SA gets digital archive
As the world entered the centenary of Nelson Mandela’s birth on Mandela Day, 18 July 2018, South Africa celebrated the launch of a digital living archive.
The southafrica.co.za site carries content about the country’s collective heritage in South Africa’s eleven official languages.
Designed as a nation building, educational and brand promotion web based tool, the free-to-view platform features award-winning photographic and written content by leading South African photographers, authors, academics and photojournalists.
The emphasis is on quality, credible, factual content that celebrates a collective heritage in terms of the following: Cultural Heritage; Natural Heritage; Education; History; Agriculture; Industry; Mining; and Travel.
At the same time as reflecting on the nation’s history, southafrica.co.za celebrates South Africa’s natural, cultural and economic assets so that the youth can learn about their nation in their home language.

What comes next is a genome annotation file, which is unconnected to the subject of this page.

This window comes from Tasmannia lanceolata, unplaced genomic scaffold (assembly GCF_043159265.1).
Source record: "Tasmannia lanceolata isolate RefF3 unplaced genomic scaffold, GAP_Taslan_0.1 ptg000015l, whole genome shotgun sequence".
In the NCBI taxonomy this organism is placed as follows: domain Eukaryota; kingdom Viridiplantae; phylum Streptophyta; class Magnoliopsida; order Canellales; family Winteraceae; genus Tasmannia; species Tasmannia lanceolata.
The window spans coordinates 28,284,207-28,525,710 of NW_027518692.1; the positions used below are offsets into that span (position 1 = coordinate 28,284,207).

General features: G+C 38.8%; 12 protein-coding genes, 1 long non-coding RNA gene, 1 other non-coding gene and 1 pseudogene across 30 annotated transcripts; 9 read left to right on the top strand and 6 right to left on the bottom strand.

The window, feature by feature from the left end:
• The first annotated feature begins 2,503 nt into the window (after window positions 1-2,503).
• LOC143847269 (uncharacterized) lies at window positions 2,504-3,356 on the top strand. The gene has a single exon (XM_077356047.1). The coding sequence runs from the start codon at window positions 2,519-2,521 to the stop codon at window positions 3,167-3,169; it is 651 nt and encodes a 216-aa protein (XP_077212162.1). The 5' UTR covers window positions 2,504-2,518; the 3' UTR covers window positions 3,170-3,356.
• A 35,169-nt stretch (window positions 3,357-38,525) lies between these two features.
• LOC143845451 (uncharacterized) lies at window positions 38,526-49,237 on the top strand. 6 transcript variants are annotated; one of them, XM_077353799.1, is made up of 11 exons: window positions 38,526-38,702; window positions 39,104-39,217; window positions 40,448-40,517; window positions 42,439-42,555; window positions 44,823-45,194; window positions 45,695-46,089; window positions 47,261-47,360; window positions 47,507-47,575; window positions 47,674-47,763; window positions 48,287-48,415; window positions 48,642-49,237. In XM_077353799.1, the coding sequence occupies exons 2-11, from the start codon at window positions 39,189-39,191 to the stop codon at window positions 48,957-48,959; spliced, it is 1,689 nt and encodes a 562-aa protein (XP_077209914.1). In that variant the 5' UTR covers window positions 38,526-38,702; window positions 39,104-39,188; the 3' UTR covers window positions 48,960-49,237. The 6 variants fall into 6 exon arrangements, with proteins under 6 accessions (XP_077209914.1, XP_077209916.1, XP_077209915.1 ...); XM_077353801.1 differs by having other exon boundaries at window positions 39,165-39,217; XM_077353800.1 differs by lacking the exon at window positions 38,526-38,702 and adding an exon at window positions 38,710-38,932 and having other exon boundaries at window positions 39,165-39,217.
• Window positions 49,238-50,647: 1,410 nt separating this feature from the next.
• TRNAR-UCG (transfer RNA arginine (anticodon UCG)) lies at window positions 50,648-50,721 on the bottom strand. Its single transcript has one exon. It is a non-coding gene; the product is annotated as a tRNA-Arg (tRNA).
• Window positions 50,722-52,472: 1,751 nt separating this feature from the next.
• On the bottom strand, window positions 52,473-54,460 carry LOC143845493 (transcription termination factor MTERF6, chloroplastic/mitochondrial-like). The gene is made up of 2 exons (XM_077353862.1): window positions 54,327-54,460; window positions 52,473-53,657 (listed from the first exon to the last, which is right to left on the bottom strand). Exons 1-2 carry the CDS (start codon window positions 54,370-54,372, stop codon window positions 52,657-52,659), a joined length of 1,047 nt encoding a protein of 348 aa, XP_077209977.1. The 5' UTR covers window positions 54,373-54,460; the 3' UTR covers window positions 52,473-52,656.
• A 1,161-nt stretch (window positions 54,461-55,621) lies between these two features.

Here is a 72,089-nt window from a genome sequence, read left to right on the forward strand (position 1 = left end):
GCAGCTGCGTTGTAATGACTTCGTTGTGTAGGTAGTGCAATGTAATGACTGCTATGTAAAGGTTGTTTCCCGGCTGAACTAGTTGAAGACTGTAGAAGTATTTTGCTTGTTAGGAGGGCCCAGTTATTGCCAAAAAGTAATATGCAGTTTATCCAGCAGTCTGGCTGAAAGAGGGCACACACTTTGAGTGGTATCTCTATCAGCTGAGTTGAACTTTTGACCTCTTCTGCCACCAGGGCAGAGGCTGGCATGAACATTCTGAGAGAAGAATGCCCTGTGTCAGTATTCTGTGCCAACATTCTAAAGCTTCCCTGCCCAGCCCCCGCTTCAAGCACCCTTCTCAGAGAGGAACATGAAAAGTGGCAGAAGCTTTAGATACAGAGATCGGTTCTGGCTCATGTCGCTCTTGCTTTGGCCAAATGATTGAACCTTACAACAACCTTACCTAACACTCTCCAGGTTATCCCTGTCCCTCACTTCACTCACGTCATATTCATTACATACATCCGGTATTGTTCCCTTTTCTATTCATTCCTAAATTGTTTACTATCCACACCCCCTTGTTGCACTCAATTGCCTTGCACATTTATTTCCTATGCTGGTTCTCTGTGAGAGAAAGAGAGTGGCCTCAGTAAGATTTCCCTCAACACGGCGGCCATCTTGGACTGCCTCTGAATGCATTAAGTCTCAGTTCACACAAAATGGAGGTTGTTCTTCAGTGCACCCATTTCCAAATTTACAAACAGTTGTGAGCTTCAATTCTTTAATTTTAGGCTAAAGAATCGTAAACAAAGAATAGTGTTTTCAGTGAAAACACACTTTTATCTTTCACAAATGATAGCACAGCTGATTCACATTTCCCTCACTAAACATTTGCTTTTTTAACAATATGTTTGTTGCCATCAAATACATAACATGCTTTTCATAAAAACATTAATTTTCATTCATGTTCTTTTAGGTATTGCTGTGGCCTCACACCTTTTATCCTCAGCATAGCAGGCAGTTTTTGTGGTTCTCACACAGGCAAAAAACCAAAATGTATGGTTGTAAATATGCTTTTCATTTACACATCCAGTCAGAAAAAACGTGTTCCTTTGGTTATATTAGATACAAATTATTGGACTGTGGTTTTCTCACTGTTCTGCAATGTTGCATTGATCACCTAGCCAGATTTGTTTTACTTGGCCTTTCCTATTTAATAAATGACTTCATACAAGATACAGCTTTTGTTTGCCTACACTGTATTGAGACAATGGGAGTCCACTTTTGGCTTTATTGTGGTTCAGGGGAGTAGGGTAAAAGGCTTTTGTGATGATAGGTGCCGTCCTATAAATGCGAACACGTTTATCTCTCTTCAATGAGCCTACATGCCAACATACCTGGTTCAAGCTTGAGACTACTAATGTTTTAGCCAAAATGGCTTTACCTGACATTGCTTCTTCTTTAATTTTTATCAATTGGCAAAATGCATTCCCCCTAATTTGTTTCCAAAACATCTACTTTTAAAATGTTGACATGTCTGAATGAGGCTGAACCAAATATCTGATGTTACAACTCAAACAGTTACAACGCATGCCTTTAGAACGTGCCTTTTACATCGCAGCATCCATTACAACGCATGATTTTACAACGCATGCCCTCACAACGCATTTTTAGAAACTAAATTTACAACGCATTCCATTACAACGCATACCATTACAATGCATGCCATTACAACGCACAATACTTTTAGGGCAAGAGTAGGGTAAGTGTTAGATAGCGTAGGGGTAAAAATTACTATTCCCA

Southafrica.co.za Founder and CEO Hans Gerrizen conceptualised southafrica.co.za as a means for youth and communities from outlying areas to benefit from the digital age in terms of the web tool’s empowering educational component.
“We can only stand to deepen our collective experience of democracy and become a more forward planning nation if we know facts about our nation’s past and present in everyone’s home language,” he says.
Southafrica.co.za, with sister company Siyabona Africa, is the organiser and sponsor of the Mandela: 100 Moments photographic exhibition that runs until 30 September at Cape Town’s V&A Waterfront-based Nelson Mandela Gateway to Robben Island. The 3-month exhibition, which runs daily from 08h00 until 15h00, is showcasing one hundred iconic Nelson Mandela images taken by veteran South African photojournalist and self-taught lensman Peter Magubane.